“Lonely scared frightened”
The best part of a Rock and Roll Music History class that I took in college was learning just how influential The Beach Boys were to music at large. I knew the songs and enjoyed them, but how could surfer pop be held in the same regard as The Beatles? It didn’t make sense. But then we dove into the intricacies of the music’s construction and Brian Wilson‘s insane ideas in the studio. We listened to Rubber Soul, Pet Sounds, and beyond to catch where one band borrowed from the other and where fresh innovation blew the previous albums away. To Regular Joe on the street “Good Vibrations” was yet another fun rendition of a successful radio-friendly formula. In reality it was so much more.
In this regard alone a Brian Wilson biopic could be seen as a necessity—a project worthy of cast, crew, and audience time—and yet every attempt to launch one had stalled. We’re talking as far back as 1988 when the musician was working on his first self-titled solo album, before the fiasco of his being under the legal guardianship of a whacked-out psychotherapist named Eugene Landy (Paul Giamatti) arose. You read that correctly. The legend behind “God Only Knows” and many more became so lost inside his degenerative mind that his well being was put in the hands of a stranger and it very nearly killed him. Love & Mercy shows us the power of genius to both build up and take down in equal measure.
The cinematic influences are obvious from director Bill Pohlad using A Beautiful Mind as a template to show the psychology of a man whether viewers understand the complexity of his work or not and screenwriter Oren Moverman who scribed a wild biopic once before in Bob Dylan curio I’m Not There. We get a bit of both as we watch genius pull 1960s Wilson (Paul Dano) into the depths of insecurity while on break from touring to arrange and record the music that became Pet Sounds and the horror of 1980s Wilson (John Cusack) lost in an over-medicated stupor with domineering babysitter in tow. And while you’d initially think it amazing he could fall so far, it all makes sense upon hearing about his tumultuous family life.
Most of this history is described by Cusack in a faucet stream of personal facts to new love interest Melinda Ledbetter (Elizabeth Banks) after the fact, but we also learn how deep those scars go when gazing upon Dano simultaneously needing his father’s (Bill Camp) advice and fearing it. He and two brothers (Kenny Wormald‘s Dennis and Brett Davern‘s Carl) were physically abused and mentally tormented for years, the trio finally standing strong by firing their dad as manager—an act he throws in their faces whenever he’s onscreen. What they became was indelibly linked to that torture, though, Wilson even admitting to Melinda that he pushed him to be great. So it’s no surprise he’d find another dictatorial figure to rule him in middle age too.
There are many of great things happening cinematically throughout Love & Mercy that shouldn’t be overlooked by its memorable ensemble of authentic portrayals. Pohlad and crew have created an impeccable aesthetic with period costumes and a gritty, over-exposed filter to show montages of The Beach Boys on photo shoots, etc. A vintage quality is lent to not only the opening credits sequence, but also many during the course of the main plot too. The film may be about Wilson’s mental struggle, but it also spends ample time on his craft. We watch him record dog barks and odd instruments, falling in love with his pianist’s mistake enough to rewrite the composition with it added in. He was a force and his musicians adored him. Everyone adored him.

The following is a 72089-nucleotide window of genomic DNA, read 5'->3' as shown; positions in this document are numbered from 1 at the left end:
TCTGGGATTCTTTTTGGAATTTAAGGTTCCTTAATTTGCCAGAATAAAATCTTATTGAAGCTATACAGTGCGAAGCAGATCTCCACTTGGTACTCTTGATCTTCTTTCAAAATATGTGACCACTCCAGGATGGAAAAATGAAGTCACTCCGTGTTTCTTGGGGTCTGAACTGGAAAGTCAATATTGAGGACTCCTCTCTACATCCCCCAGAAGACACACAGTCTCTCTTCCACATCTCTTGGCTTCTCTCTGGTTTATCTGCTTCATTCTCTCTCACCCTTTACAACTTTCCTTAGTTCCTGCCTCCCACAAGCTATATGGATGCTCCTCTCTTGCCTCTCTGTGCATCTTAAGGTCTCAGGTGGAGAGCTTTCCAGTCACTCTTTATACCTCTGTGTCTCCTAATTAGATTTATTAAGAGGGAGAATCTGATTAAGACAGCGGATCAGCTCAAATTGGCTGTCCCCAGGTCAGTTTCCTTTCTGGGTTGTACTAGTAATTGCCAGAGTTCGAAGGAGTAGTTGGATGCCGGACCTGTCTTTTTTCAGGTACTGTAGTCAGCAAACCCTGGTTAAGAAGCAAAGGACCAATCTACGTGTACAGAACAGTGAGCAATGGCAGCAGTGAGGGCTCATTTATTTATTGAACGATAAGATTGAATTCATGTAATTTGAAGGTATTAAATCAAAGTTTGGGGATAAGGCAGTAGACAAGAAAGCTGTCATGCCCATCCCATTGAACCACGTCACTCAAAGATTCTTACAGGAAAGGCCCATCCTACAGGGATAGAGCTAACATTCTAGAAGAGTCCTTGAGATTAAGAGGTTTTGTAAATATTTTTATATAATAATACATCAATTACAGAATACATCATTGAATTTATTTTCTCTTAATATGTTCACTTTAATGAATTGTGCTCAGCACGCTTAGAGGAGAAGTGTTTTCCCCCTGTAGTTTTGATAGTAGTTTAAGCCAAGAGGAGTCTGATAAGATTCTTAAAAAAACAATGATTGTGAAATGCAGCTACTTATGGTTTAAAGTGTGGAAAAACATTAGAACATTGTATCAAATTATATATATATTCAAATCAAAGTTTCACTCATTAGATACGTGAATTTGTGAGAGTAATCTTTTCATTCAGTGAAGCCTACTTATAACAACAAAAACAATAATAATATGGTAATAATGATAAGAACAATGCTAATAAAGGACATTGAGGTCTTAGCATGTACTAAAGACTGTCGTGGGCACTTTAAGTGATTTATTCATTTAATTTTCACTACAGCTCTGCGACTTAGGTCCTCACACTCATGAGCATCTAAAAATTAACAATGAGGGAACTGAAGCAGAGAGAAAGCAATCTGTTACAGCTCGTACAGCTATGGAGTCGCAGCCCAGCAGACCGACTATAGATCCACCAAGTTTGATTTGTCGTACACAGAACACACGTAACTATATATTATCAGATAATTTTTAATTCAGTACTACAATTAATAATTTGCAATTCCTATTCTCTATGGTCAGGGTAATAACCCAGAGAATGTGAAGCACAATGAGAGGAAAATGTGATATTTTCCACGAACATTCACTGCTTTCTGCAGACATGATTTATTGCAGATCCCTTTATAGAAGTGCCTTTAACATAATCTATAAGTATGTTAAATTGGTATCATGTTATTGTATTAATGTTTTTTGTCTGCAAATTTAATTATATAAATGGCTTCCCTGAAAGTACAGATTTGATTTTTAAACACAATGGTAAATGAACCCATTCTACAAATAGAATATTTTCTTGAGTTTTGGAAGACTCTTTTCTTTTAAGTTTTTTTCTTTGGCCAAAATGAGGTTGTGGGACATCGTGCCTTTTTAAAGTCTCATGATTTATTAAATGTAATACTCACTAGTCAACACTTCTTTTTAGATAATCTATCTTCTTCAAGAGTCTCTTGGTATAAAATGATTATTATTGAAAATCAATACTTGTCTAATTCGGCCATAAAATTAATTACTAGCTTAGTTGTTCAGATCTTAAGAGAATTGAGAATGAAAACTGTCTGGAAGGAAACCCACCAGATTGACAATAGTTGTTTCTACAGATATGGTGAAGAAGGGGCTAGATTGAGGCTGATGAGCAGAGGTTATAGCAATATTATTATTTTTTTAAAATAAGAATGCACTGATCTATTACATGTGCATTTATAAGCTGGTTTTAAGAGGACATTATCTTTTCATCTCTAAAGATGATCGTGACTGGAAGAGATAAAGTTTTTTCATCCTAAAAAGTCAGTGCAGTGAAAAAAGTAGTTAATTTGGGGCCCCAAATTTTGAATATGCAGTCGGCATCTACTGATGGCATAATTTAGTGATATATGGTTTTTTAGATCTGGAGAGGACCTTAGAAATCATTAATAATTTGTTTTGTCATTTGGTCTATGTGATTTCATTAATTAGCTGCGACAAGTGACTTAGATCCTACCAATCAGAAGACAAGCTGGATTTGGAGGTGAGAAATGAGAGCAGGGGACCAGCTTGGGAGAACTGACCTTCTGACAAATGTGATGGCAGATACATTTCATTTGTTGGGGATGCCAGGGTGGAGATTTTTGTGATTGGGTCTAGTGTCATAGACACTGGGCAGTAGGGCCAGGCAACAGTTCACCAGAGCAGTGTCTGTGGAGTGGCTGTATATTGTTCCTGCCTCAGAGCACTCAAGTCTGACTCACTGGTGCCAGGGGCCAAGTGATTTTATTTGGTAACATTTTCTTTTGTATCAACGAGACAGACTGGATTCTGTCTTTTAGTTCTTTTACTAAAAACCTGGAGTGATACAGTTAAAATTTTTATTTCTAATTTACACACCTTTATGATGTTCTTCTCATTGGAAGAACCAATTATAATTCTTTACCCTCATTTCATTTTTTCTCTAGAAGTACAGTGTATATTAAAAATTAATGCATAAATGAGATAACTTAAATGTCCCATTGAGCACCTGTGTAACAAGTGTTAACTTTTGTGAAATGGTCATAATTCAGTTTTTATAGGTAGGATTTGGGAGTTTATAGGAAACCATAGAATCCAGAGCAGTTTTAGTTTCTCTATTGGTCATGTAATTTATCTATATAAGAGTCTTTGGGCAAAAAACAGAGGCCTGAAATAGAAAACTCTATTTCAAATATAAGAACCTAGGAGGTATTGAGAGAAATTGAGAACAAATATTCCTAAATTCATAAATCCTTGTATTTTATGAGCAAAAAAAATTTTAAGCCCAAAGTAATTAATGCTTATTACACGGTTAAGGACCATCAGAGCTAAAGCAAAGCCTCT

And this is what makes his life so tragic. The 60s were obviously a trying era thanks to music and voices in his head spilling onto the page—his brothers loved it, but cousin and co-band member Mike Love (Jake Abel) did not. Wilson is shown as a lit fuse about to blow with drugs introduced and loneliness a symptom of working. We understand how he could spend years in bed away from his wife and daughters and why his family would place him into the waiting arms of a man like Landy. To watch Giamatti’s affable façade shatter and expose the hot-tempered lunatic beneath is to see a monster like only Wilson’s mind could imagine take physical form. And he’s utterly helpless to escape.
The story can get conveniently cyclical as a result of the back and forth thematic, but it’s not like the facts are fabricated to force it so. Wilson (who had little input) and Melinda (who did help get details correct) both admit the film is an accurate depiction of what happened. Brian was literally saved by the women in his life (Erin Darke‘s ex-wife Marilyn in the 60s and Melinda in the 80s) so to gloss over it would be wrong. He was helpless in the face of mounting fame during the former period and in the latter trapped in the fear his cloudy haze of an existence provided. It’s a sad state of affairs considering the art and influence that remain relevant decades later.
Giamatti is intense—the villain we love to hate despite Wilson being the real antagonist—and Banks a revelation in a dramatic role exposing her range beyond comedy. Cusack has made some poor decisions of late and they did taint my thought process going in, but he knocks this role out of the park. He’s innocent, vulnerable, and a ball of uncontrollable emotion when left beaten after one of Landy’s outbursts. No matter how effective he is at later-years Wilson, though, Dano possesses Brian’s indescribable spark of genius himself. He has the mannerisms down, the vocal patterns, and sweet smile of talent way ahead of his time. To see him is to see Wilson: all the joy built from a pain that often proved too much to bear.
 Paul Dano in LOVE & MERCY. Photo credit: Francois Duhamel
 Elizabeth Banks and John Cusack in LOVE & MERCY. Photo credit: Francois Duhamel
 Paul Giamatti, John Cusack and Elizabeth Banks in LOVE & MERCY. Photo Credit: Francois Duhamel